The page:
How Do Antidepressants Work?
Alongside opiate-based painkillers, stimulants, tranquilizers, and sedatives, one of the most commonly abused prescription drugs are antidepressants. Like most prescription drugs, abuse of antidepressants can happen accidentally, usually when the drug no longer has the desired effect or is perceived to not be effective enough at it’s prescribed dosage.
Antidepressants do not actually cure depression in the individual, but rather treat the symptoms they experience, helping them get through each day. It is commonly argued by pharmacologists that antidepressants are not addictive, as they do not contain any addictive chemicals or substances.
While this may be true from a physical standpoint, a person can easily become psychologically addicted to antidepressants. This is because antidepressants alter the chemical activity in the brain and without this chemical change, some people feel they just cannot function normally.
Addiction and Abuse
Unlike other mood-altering drugs, antidepressants don’t get a person high. They work slowly to improve a person’s mood over a period of time. Nevertheless, those who abuse other substances may abuse antidepressants in an attempt to get high.
People who suffer from depression are more vulnerable to substance abuse, two to three times more likely, in fact, to abuse alcohol and other drugs. Since antidepressants don’t give them the feeling they’re looking for, however, they may turn to other, more dangerous drugs.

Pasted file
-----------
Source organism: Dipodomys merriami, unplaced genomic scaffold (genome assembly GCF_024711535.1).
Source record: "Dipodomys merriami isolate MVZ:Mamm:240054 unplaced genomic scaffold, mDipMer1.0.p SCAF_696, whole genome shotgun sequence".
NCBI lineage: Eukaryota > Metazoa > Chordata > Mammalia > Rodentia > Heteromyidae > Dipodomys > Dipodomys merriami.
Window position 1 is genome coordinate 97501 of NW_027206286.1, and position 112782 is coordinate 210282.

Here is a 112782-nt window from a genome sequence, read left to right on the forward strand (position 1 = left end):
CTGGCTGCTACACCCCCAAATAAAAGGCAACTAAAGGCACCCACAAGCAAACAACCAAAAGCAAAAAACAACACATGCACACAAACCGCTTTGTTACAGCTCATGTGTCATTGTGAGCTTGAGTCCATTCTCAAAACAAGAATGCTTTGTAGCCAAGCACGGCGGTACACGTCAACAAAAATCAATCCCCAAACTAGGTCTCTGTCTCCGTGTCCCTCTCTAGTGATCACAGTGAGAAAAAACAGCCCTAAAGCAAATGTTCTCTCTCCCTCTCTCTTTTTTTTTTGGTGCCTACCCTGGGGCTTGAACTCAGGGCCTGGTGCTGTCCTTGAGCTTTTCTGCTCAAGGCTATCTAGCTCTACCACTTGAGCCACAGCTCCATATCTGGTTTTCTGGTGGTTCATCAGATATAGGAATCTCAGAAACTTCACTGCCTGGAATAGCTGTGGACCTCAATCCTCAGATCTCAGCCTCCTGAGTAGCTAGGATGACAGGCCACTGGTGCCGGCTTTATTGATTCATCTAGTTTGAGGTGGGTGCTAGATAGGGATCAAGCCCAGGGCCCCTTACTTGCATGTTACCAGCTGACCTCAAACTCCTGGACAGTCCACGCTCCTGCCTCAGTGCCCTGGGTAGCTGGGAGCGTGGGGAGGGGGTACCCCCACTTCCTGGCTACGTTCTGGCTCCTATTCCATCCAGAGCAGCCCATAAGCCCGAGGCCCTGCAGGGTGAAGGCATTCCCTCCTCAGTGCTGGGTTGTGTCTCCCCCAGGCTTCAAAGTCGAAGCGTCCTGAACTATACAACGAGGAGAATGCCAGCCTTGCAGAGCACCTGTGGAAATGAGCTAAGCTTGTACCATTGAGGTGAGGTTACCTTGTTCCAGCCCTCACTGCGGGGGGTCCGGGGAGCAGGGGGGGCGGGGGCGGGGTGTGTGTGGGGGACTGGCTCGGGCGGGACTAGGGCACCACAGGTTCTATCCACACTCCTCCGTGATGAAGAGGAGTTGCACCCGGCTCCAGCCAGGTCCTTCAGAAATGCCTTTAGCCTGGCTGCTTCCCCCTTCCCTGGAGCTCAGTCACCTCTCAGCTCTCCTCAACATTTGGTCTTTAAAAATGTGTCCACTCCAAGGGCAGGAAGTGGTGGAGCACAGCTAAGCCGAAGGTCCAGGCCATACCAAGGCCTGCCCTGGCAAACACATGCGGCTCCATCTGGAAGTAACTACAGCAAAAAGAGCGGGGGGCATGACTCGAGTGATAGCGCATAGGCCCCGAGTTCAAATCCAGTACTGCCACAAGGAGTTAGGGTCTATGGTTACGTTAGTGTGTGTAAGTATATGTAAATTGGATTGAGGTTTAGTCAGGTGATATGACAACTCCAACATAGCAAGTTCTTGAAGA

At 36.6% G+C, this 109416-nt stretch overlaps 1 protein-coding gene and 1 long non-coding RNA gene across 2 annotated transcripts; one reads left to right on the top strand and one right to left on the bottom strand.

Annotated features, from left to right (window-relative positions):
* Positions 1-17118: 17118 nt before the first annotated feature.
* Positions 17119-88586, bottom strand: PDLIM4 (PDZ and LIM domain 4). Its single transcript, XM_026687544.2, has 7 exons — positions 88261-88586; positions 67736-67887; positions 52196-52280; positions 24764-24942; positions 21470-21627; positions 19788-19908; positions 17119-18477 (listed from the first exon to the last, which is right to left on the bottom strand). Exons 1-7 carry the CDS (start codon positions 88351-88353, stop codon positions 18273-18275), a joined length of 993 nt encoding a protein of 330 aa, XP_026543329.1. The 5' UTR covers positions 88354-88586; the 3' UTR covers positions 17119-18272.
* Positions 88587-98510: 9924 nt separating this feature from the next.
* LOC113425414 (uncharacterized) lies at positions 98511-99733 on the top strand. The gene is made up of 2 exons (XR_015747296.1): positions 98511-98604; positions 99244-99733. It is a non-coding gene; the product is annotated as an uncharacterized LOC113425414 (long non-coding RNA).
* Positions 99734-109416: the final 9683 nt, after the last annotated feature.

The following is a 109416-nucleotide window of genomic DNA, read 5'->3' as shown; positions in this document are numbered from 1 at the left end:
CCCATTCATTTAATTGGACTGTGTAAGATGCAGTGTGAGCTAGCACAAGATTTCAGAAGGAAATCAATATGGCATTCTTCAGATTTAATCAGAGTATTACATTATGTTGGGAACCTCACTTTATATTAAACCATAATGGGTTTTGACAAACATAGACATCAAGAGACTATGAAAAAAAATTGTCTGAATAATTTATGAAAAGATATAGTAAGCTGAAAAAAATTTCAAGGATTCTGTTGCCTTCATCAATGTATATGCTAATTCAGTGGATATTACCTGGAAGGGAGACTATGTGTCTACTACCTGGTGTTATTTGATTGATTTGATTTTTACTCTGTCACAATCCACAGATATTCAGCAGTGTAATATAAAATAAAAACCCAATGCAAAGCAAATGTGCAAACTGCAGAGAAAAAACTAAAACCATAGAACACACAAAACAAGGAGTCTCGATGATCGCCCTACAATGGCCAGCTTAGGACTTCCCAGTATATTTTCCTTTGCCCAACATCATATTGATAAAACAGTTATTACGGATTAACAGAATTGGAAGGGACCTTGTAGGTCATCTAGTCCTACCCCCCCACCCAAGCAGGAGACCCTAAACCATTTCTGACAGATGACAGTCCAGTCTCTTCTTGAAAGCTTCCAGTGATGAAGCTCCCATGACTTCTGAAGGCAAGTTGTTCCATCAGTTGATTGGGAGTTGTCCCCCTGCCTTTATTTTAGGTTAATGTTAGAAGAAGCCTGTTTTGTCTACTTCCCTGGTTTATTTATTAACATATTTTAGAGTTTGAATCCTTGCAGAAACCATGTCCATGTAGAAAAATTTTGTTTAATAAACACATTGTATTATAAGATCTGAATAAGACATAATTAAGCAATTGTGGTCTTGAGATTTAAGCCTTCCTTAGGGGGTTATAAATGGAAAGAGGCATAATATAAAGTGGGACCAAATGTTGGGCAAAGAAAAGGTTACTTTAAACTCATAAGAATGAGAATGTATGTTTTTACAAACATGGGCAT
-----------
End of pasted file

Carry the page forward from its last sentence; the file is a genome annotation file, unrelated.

There are several signs to watch for if you suspect you or someone you know may be suffering from the effects of substance abuse. Generally, signs to watch for include slurred speech, changes in appetite, financial difficulties, unusual sleep habits, diminished appearance, and bloodshot eyes. For antidepressants, abuse can cause seizures, mental confusion, sexual dysfunction, paranoia, sore throat, headaches, hallucinations, uncontrollable shaking, and a general lack of emotion.
Antidepressants don’t work immediately and not every one works for every person. If somebody suffering from depression doesn’t get the relief they need from their prescription, they may turn to other drugs to feel better. Unfortunately, this tends to only make matters worse, as drugs and alcohol can exacerbate the problems of depression and interfere with antidepressant medication, stopping them from working entirely.
Recognizing the Signs
It can be hard to distinguish between a co-occurring substance addiction and a relapse in depression. If you notice that you or a loved one is ignoring professional and personal responsibilities, mixing drugs with antidepressants despite the risks, withdrawing from family and friends, or wanting to lower their drug use but find themselves unable to do so, it’s important to get help right away.
Addiction to antidepressants, whether physical or psychological, is a very real concern, so it should not be dismissed or taken lightly. Since these drugs can cause dangerous withdrawal symptoms if one were to stop taking them abruptly, it’s important to slowly wean a patient off their medication. Even if the drug does not contain addictive substances, a person who has taken the drug long enough to build up a tolerance to it can crave the drug. This craving can be more intense the greater the tolerance built up.